Sacroiliac Joint Injections


When a patient has inflammation in one of their sacroiliac joints, they can have pain in the hip on that side and the pain can go down into the leg. To calm the inflammation, Dr. Trujillo uses corticosteroid injections into the inflamed joint. This can provide pain relief for a period of weeks or even months. 

What is the sacroiliac joint?

The sacroiliac joints lie next to the spine and connect the sacrum with the hip on both sides. The sacrum is a shield-shaped bony structure that is located at the base of the lumbar spine. There are two sacroiliac joints, one on the right and one on the left. These can become inflamed causing pain in the hip, back, and possibly the corresponding leg. 

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Who is a good candidate for sacroiliac joint injections? What are the symptoms?

The signs and symptoms of a patient’s pain originating in the sacroiliac joint start in the lower back and buttock. The pain may radiate to the lower hip, groin, or upper thigh. Pain is usually on one side. Patients may also experience numbness or tingling in the leg or a feeling of weakness in the leg. 

Symptoms may worsen with sitting, standing, sleeping, walking, or climbing stairs. The joint can be painful with sitting or sleeping on the affected side. 

What are the benefits of having sacroiliac joint steroid injections?

These injections by Dr. Trujillo can relieve the patient’s pain to an extent that they don’t need to consider nerve ablations or other more involved procedures. Once the pain has resolved, Dr. Trujillo can put the patient on a physical therapy program that can strengthen the muscles in the area to provide better support. The combination of steroid injections and PT can resolve the problem, or at least make the pain manageable to the degree the person can return to normal activities. 

Sometimes these injections have a twofold purpose. First, Dr. Trujillo may inject anesthetic into the joint. If this provides immediate pain relief, then it is verified that the sacroiliac joint is the cause. This may open the door for a potential nerve ablation procedure to stop the offending nerve from sending pain signals. Beyond that diagnostic purpose, these injections with corticosteroid will aim to calm inflammation in the sacroiliac joint.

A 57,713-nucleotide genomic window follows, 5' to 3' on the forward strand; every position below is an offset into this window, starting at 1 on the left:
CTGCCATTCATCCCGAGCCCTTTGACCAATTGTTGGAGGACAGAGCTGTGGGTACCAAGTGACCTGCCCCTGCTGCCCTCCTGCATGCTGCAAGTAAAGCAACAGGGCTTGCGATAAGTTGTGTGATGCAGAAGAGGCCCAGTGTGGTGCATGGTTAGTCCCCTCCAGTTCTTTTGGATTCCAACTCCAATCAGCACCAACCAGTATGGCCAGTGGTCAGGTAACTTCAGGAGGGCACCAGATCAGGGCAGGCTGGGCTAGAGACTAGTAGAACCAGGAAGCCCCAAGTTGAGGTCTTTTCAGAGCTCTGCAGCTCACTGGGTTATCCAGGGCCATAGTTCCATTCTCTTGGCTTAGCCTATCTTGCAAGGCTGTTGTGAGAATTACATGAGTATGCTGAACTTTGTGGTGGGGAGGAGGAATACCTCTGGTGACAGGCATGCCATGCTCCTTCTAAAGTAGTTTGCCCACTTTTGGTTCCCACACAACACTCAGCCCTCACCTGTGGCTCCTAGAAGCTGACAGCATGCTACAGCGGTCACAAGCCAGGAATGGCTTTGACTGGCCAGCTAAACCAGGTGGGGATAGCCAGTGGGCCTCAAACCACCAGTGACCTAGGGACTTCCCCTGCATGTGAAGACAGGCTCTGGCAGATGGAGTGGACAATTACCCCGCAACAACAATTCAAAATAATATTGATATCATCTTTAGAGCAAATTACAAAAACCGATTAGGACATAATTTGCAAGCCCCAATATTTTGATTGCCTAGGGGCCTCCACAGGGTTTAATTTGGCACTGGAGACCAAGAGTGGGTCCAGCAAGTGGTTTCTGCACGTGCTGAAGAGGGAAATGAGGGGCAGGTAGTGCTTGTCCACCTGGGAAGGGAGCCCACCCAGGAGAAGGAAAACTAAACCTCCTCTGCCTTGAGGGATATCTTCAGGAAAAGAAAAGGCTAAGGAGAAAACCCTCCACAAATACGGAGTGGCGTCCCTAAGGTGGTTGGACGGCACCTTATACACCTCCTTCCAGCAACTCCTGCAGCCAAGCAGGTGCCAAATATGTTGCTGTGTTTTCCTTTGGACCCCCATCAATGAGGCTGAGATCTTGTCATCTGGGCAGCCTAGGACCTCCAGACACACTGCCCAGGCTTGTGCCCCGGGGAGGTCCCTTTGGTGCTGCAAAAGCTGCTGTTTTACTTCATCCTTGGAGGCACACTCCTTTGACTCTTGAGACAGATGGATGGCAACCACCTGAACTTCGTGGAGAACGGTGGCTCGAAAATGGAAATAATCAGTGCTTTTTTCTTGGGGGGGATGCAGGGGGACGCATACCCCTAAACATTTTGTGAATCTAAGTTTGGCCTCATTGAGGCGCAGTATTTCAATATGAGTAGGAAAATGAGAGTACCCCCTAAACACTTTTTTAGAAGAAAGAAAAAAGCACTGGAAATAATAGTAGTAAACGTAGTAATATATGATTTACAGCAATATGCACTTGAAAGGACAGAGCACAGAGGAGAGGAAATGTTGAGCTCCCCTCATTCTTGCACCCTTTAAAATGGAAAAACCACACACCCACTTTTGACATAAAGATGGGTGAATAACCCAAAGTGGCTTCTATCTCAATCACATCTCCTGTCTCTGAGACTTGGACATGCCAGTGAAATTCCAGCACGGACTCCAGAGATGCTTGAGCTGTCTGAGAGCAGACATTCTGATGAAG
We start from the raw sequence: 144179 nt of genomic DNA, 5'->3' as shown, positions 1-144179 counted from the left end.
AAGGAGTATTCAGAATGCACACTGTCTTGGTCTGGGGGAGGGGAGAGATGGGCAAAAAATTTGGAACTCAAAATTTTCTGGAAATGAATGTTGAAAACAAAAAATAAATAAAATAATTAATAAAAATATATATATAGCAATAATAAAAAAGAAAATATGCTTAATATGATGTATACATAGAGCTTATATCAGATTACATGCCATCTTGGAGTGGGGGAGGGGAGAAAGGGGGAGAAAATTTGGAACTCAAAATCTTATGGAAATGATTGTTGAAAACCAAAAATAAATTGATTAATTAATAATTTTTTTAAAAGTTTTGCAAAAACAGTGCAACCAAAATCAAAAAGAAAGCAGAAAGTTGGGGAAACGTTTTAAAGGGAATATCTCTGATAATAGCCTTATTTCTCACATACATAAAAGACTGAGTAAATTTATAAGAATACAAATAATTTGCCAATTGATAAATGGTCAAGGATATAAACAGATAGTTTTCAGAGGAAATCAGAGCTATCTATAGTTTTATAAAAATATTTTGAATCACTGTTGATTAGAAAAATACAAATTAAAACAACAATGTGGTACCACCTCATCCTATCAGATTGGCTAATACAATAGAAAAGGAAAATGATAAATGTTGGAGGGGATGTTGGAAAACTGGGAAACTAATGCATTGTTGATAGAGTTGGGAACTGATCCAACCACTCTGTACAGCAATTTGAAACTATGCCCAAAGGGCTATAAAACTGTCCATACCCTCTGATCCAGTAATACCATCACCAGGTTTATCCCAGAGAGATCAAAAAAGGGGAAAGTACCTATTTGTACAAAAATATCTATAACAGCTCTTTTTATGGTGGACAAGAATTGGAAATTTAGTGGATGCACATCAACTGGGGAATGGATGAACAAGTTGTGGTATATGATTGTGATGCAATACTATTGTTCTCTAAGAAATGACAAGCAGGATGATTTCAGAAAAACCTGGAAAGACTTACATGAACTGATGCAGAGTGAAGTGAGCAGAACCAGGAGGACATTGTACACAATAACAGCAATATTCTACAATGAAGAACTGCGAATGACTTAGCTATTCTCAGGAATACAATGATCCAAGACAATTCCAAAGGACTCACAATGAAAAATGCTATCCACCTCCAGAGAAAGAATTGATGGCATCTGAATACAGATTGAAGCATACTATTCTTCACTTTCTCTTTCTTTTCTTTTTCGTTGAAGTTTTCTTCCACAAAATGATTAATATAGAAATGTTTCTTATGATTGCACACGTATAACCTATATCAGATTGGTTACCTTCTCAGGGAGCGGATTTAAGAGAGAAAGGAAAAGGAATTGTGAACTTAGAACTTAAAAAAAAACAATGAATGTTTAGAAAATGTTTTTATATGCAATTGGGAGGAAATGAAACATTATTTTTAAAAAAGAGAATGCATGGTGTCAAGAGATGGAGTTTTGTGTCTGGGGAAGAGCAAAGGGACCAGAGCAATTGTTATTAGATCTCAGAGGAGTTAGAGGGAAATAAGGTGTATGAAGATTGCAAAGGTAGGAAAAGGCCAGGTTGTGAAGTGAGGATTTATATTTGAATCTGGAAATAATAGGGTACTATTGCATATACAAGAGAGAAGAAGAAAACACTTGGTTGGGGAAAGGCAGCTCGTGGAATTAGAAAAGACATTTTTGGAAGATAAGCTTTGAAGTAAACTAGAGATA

How are these sacroiliac steroid injections done?

The first step in these treatments is to numb the area with a local anesthetic. Next, a needle inserted using fluoroscopy (x-ray guidance) to guide Dr. Trujillo precisely to the sacroiliac joint. Once the needle has entered the joint, a vial with corticosteroid is attached to the needle and it is injected directly into the joint. Once all of the steroids has been injected, the needle is removed, and the treatment is complete. A small bandage is placed over the injection site.

a doctor performing sacroiliac joint injections in a patient.

What are possible side effects with sacroiliac joint injections?

Following the injection, we keep the patient in our Show Low offices for 30 minutes to ensure that aren’t any immediate reactions or complications. The risks with these injections are minor and rare. They are:

  • Risks related to the medications used in the injection
  • Bruising and/or soreness at the injection site
  • Infection at the injection site, in deeper tissues, or in the joint

How long can I expect my pain to be relieved with sacroiliac joint injections?

The duration of your pain relief can vary between patients, but most patients have substantial pain relief for a period of weeks or months. That’s because the corticosteroid calms the inflammation in the joint that is causing the patient’s pain. 

How often can I have sacroiliac joint steroid injections?

If you have found these injections to provide long-term pain relief, these corticosteroid injections can be repeated up to three times per year. 

How long after these injections can I drive?

Patients cannot drive for 12 hours after these injections. You will have mild soreness at the injection sites for one to two days, but it is not acute. 

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If you're interested in learning more about sacroiliac joint steroid injections please contact us for a consultation at 855-768-4968 or fill out our contact us form below. We will discuss your needs and concerns, and determine your best course of action.

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